How healthy are alternative sweeteners in reality?
Alternative sweeteners have taken the spotlight in the nutrition world, and for good reason. After all, in the last 150 years, the average sugar consumption per capita has risen to 100 g of sugar daily, and thus to an unimaginable amount of 35 kg annually.
Standard household sugar is a product that’s been reduced to a disaccharide, which consists of equal parts glucose (dextrose) and fructose (fruit sugar), meaning it contains 100% carbohydrates.
So are there really healthy alternatives to this kind of sugar, or do we need to start rethinking our taste preferences? “Healthy,” of course, would mean that to consume it would give us certain health benefits. Alternative sweeteners do contain small amounts of minerals, vitamins, and, when raw, enzymes from the original food (compared to white granulated sugar), but at the same time they’re still concentrated carbohydrates that we shouldn’t automatically associate with “healthy.”
Let’s take a closer look at the following:
- Agave syrup
- Apple syrup
- Coconut blossom sugar
- Date syrup
- Maple syrup
- Rice syrup
- Yacon syrup
- Xylith and Erythritol
Alternative sweeteners in comparison
(in alphabetical order)
Agave syrup is obtained from agave juice. After extraction, it gets filtered, heated, and thickened, which makes it 76% sugar. The consistency is somewhat thinner than honey and it consists mainly of fructose and glucose, with the fructose content clearly predominating at an average of 7 : 3. This gives agave syrup a glycemic index of 15, the lowest of all sweeteners, and as a result is metabolized almost independently of insulin.
It’s important to note that a high fructose content can also have negative effects. Fructose travels through the blood directly to the liver, where it gets converted to fat, if there’s a large amount.
Apple syrup is also known as apple sweetener. In the production process, apples are pressed into juice and steamed. Apple syrup is a regional sweetener, tastes slightly sour (and a little like apples), and is able to retain minerals and phytonutrients, depending on the manufacturing process and temperature. It’s worth noting that thick juices have a fructose content of about 60%.
Coconut blossom sugar
Coconut blossom sugar is the thickened, crystallized blossom juice of coconut palms, consisting of equal parts glucose and fructose (a ratio of 1:1) as well as a small portion of the soluble fiber inulin. As a result, its consumption causes blood sugar levels to rise at a slower rate than household sugar. It has a slight caramel taste, not quite as sweet as household sugar, and contains, among other things, the minerals iron, magnesium, zinc, and potassium.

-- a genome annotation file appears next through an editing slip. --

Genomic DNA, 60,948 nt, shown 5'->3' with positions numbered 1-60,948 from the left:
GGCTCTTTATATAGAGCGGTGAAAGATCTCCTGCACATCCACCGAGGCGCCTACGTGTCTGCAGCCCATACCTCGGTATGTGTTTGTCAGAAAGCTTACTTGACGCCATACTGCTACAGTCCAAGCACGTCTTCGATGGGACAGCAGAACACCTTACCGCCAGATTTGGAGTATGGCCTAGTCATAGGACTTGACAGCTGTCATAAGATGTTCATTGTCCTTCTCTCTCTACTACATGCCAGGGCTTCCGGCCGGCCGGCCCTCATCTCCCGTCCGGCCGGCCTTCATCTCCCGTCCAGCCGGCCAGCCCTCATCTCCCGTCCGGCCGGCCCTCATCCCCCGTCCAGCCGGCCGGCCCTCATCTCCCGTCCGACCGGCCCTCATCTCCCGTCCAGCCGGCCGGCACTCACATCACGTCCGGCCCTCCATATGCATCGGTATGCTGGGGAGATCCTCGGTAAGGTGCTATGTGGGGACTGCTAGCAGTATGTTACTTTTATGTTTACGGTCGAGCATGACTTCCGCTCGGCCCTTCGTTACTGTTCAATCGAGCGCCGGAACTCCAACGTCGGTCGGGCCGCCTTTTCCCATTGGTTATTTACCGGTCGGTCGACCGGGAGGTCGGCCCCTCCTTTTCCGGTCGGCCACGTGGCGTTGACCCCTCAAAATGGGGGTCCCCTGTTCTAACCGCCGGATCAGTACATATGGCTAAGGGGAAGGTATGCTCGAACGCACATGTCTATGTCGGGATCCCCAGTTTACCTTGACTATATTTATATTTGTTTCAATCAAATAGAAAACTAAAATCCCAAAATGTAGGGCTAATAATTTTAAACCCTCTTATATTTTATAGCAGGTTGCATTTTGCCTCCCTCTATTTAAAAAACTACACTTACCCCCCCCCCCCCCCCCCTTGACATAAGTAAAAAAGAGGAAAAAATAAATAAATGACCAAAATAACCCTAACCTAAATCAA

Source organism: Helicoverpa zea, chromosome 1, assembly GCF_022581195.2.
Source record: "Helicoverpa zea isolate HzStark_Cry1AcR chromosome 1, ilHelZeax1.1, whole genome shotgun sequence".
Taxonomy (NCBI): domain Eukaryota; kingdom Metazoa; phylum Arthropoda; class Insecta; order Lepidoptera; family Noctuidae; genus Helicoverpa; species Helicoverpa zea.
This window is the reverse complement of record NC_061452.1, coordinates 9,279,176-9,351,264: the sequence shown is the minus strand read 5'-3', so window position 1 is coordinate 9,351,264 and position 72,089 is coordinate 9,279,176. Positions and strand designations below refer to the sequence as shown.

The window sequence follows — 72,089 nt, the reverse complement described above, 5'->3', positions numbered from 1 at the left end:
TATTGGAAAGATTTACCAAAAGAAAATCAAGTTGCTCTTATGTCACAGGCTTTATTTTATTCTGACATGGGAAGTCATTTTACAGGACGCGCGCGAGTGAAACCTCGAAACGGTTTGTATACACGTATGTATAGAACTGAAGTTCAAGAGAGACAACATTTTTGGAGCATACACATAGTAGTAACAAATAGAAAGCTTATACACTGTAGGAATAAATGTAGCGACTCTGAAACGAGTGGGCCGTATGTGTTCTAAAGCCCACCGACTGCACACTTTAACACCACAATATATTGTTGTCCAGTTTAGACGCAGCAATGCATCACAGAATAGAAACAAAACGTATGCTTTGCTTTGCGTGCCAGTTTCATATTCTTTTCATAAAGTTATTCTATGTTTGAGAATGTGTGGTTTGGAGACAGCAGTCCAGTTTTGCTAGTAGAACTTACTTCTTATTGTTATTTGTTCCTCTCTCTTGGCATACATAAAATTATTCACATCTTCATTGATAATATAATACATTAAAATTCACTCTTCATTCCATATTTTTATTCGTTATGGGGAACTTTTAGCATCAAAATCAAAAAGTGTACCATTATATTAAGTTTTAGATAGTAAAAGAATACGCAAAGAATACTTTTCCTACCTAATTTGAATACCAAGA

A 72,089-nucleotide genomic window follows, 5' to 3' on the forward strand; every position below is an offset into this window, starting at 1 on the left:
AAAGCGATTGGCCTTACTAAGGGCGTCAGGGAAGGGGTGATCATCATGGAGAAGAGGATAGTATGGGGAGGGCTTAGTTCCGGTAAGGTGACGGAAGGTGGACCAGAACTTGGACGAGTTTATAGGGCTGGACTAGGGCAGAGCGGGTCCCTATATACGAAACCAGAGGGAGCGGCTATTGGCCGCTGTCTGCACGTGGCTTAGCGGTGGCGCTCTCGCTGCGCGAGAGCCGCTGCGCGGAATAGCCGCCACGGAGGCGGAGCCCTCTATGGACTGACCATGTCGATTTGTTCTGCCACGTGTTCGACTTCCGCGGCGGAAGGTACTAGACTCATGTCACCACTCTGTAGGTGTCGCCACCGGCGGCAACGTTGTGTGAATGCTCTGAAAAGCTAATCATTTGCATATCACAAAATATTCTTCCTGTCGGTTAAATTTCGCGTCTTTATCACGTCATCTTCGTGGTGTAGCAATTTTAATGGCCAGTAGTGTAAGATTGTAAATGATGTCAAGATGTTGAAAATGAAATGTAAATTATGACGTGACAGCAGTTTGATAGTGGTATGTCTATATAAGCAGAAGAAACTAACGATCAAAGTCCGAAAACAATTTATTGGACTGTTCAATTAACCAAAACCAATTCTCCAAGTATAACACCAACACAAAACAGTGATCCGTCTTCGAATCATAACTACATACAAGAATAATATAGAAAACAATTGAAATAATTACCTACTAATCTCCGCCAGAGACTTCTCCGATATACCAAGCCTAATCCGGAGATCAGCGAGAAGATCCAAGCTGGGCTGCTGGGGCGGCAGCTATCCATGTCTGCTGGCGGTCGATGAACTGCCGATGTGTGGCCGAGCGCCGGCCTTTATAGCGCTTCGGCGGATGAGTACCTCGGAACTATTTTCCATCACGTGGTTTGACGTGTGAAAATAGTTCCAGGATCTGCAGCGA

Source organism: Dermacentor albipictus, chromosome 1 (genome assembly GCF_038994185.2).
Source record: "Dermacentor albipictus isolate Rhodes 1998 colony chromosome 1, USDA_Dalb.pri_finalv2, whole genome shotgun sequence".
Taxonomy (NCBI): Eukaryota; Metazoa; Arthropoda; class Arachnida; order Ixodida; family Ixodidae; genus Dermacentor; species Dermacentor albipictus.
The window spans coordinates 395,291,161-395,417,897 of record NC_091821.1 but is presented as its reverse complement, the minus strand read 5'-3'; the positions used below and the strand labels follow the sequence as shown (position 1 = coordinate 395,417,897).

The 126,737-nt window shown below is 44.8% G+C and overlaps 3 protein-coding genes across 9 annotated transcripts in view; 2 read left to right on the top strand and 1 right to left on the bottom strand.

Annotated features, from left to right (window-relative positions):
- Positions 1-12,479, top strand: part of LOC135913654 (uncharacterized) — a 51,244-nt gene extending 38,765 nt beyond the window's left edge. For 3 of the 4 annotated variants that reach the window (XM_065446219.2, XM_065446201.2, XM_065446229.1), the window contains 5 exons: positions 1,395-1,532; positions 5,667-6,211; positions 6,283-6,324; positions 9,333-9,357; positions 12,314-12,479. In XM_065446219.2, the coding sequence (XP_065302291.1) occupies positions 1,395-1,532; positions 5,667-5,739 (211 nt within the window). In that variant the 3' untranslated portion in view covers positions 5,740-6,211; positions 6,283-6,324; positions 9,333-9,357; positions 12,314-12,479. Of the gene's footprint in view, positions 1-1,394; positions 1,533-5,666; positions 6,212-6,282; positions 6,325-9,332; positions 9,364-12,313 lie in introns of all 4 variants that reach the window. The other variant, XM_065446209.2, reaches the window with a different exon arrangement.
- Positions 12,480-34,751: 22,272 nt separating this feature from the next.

Date syrup is made from dried dates. Dates contain slightly more glucose than fructose, and date syrup contains the minerals magnesium, potassium, iron, folic acid, zinc, and calcium, as well as vitamin A.
Date paste can actually be easily prepared, and is compatible with raw food nutrition. It’s metabolized alkaline, making it even better than store-bought date syrup, which loses nutrients when heated.
PREPARATION: Soak 10 or 20 dates in water for at least 2 hours. Then puree with the soaking water and season with cinnamon, vanilla, or cardamom if desired. The amount of water determines the thickness of the paste. Keeps well for a week in the refrigerator, sealed in a screw-top jar.
Honey (not vegan) consists of glucose and fructose just like sugar, but it also contains the minerals potassium, magnesium, calcium, B vitamins, vitamin C, and additional enzymes. It’s recommended to buy cold-spun honey from a local beekeeper. Honey is said to have anti-inflammatory and wound-healing properties.
Maple syrup is the boiled down sap of the Canadian maple tree. Approximately one liter of syrup is produced from about 40 liters of sap. It tastes a little bit like caramel, has a ratio of 1 : 1 glucose and fructose, and contains about 67% sugar and small amounts of minerals like potassium, iron, and magnesium. Maple syrup has a glycemic index of 55 – 65, and a slightly lower sweetening quality than household sugar.
Rice syrup is taken from whole rice grains or rice flour and doesn’t have any fructose in it at all. Instead, it contains a special form of glucose that first needs to be converted by the body, which causes blood sugar levels to rise more slowly than “normal” glucose. Rice syrup also contains some minerals like potassium, iron, and magnesium, and has a little bit of a malty-nutty flavor. It only has half of the sweetening quality that household sugar has.